10 insider tips for getting cheaper rent on an apartment in Prague

Searching for an apartment in Prague? Experts say now is a good time to do so; try these insider tips for getting a better deal

Diana Bocco

Written by Diana Bocco Published on 11.05.2020 15:16:26 (updated on 11.05.2020) Reading time: 7 minutes

NOTE: Amid the uncertainty and changes due to the current pandemic situation, the rules for negotiating a rental discount still apply. You might have some extra leverage when it comes to negotiating price because of the economic downturn, so try discussing that with your landlord if you think it will help. Do keep in mind that meeting with realtors and viewings may be tricky

If you’re dealing with sticker shock after looking at the rental prices in Prague, you’re not alone. The average rental price of an apartment in Prague is now higher than the average salary in the city, putting the Czech Republic in the top-five most expensive housing markets in the EU. Some countries, like Germany, have equally expensive rents, but with salaries much higher, workers actually make out better in the end.

If you’re searching for your next place in the city (or maybe even your first), we have some tips that could help you lower your rental costs.

Look beyond Vinohrady

Yes, we swear – there’s life beyond Vinohrady. Most new expats searching for a flat think Vinohrady or Žižkov are the only places good enough to live in – but that’s just not true. As Prague 2 gets crowded, other areas of the city are becoming more and more attractive. Though they’ll eventually be just as expensive as Vinohrady, some are not quite there yet.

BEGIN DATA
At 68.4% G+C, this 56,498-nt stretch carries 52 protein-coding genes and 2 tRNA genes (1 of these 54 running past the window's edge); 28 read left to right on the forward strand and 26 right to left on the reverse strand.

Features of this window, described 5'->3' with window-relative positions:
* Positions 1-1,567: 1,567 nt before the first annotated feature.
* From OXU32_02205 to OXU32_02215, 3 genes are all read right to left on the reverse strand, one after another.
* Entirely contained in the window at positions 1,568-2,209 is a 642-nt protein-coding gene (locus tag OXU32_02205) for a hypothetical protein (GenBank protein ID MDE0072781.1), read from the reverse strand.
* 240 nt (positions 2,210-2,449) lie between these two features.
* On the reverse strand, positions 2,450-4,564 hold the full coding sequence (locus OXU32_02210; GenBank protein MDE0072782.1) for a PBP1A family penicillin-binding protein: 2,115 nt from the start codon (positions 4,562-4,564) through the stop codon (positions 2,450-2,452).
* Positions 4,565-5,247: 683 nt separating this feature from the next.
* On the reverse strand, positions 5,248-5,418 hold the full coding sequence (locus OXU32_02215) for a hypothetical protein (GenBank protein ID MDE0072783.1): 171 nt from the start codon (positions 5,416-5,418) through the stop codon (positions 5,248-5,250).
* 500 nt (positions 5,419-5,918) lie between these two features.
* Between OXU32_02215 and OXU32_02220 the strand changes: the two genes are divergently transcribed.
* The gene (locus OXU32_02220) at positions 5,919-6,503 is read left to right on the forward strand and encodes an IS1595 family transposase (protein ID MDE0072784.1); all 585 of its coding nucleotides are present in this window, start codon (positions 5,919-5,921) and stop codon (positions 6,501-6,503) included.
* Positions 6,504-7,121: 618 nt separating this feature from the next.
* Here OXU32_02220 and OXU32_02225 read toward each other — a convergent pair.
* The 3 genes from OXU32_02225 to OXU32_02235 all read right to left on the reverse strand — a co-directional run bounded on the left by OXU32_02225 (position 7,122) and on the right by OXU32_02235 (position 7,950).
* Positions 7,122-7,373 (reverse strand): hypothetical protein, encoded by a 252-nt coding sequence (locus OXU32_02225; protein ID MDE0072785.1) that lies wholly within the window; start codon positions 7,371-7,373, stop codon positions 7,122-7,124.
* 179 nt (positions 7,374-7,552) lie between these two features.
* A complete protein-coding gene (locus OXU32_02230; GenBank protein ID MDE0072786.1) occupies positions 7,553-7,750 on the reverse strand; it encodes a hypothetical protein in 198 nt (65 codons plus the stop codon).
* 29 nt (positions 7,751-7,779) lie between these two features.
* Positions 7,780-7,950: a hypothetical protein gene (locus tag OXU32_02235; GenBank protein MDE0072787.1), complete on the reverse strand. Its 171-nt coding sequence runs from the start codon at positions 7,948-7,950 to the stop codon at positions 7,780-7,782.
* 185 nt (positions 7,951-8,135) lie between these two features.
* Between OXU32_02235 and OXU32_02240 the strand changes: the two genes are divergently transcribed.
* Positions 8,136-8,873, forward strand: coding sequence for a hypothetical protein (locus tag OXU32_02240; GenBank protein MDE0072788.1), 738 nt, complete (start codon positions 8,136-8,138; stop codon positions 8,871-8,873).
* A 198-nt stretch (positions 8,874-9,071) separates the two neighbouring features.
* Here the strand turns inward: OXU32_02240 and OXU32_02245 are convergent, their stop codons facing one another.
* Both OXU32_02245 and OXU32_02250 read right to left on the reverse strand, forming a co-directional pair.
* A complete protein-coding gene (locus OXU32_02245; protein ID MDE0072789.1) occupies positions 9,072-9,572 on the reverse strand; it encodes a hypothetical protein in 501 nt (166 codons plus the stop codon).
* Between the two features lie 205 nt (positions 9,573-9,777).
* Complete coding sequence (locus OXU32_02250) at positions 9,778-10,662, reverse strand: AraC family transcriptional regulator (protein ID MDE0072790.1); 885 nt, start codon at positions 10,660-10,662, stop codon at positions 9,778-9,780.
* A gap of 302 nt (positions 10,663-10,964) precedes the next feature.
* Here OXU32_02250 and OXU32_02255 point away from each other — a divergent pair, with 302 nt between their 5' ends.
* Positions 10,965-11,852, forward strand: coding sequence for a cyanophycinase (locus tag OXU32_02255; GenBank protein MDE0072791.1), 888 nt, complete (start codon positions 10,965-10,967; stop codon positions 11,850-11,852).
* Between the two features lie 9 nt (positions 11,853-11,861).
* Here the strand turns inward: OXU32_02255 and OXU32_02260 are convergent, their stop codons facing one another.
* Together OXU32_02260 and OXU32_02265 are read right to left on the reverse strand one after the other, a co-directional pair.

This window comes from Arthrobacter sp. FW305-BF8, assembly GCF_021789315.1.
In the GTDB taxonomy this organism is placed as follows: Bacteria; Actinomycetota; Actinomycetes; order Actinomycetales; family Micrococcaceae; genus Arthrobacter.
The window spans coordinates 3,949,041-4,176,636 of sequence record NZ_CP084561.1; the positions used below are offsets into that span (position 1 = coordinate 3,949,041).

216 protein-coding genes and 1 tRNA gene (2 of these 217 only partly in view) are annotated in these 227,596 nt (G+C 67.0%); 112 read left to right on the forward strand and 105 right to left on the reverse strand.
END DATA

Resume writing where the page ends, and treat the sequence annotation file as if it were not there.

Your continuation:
We asked Robin Petrásek, CEO at Expats Finance s.r.o., what his picks are for great neighborhoods that are still affordable and Holešovice, Letná, and Karlín came up on top. “Karlín is more expensive these days and super hip, and Letná is right behind it,” says Petrásek, who adds that Holešovice, on the other hand, is still affordable and has lots to offer. “Holešovice might seem a bit industrial but all the emerging places with the cafes and great city connection should be considered.”

Rent unfurnished

Sure, furnished apartments are more convenient, but you’ll pay dearly for that convenience. To save money, consider renting an unfurnished flat – in the Czech Republic, an unfurnished apartment usually still comes with a stove and refrigerator, so you won’t have to spend money on large appliances.

Furnishing an apartment yourself can be very cheap, especially if you’re willing to buy second-hand furniture. There are plenty of Buy/Sell/Trade groups on Facebook where you can find furniture, small appliances, and literally anything else you might need to equip your apartment for very little money. Plus, you can then resell these items on the same groups once you’re ready to move out.

Sign a longer lease

In a high-demand city like Prague, where apartments get snatched within hours of being posted online, this tactic is still very effective. Why? Because landlords don’t want an empty apartment or having to pay a realtor to find him a new tenant in a rush.

If you are willing to sign a longer-term lease (2-3 years instead of the standard 1-year contract), you might be able to negotiate a lower price or at least the opportunity to lock in the current rental rate for the entire length of your contract – so you don’t have to worry about your rent going up unexpectedly a year down the road.

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Offer to prepay rent in bulk

If you can afford it, offering to prepay six- or twelve-months’ worth of rent can make a potential landlord a lot more receptive to negotiating or at least offering a small discount. For example, your landlord might be ok with getting 110,000 CZK all at once rather than 20,000 CZK a month for six months – especially if he needs the money upfront for something. If you do this, make sure you get an ironclad rental agreement detailing everything –including your advance payment– so there are no surprises later on.

Take over the utilities

Technically speaking, this doesn’t lower your actual rent, but it does lower the total amount (rent + utilities) that you have to give a potential landlord every month.